Second World War bomber pilot dies aged 98
A Second World War pilot who gained fans around the world after an appeal to ease his loneliness has died aged 98.
Sydney “Stevie” Stevens, who received the Distinguished Flying Cross for bravery, flew Lancaster bombers.
He died at a care home in Saxlingham Nethergate in Norfolk on April 11 following a long illness, his friend, Clair Ling, told the Eastern Daily Press.
His biographer, Jonny Cracknell, wrote on Twitter: “So sad to report the awful news of the passing of F/Lt Stevie Stevens DFC AE*, one of the last WW2 Lancaster pilots.
“Stevie flew a tour with 57 Sqn in 1943 & I’ve been writing his biography.
“Been such a privilege & will make sure it does him justice as his legacy #lestweforget”
In a post by the RAF in 2018, to mark the centenary of the Royal Air Force, Flight Lieutenant Stevens said he undertook 30 missions between April and October 1943 against targets in Germany and Italy.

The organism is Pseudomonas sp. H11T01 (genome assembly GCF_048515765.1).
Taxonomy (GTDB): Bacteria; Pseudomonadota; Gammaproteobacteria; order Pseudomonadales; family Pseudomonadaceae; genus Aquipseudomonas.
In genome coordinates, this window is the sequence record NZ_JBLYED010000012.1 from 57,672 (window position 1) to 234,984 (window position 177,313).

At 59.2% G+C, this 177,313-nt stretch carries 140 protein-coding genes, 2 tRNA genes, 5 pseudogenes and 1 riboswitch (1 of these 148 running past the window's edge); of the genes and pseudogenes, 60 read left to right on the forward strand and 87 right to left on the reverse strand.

“At that time, only one in five of 57 Squadron’s aircraft completed a tour of operations, and neither I nor the men I flew with expected to survive,” he said. “I was 21, and some of my crew were even younger.
“My bomb aimer made the long journey from Chile to volunteer, and my mid upper gunner was French.
“The world we did our bit to bring about is, for all its problems, an infinitely better place than the world subjected to Nazi tyranny.
“That is Bomber Command’s legacy to the young men and women of today, and its true memorial.
“They laid down their lives so that you could live yours in peace and freedom.”
His wife Maureen, a former wartime radio operator, died in 2017 aged 97.
Flt Lt Stevens gained fans around the world last year following a social media appeal, organised by Ms Ling.
The appeal aimed to ease his loneliness by finding visitors for him.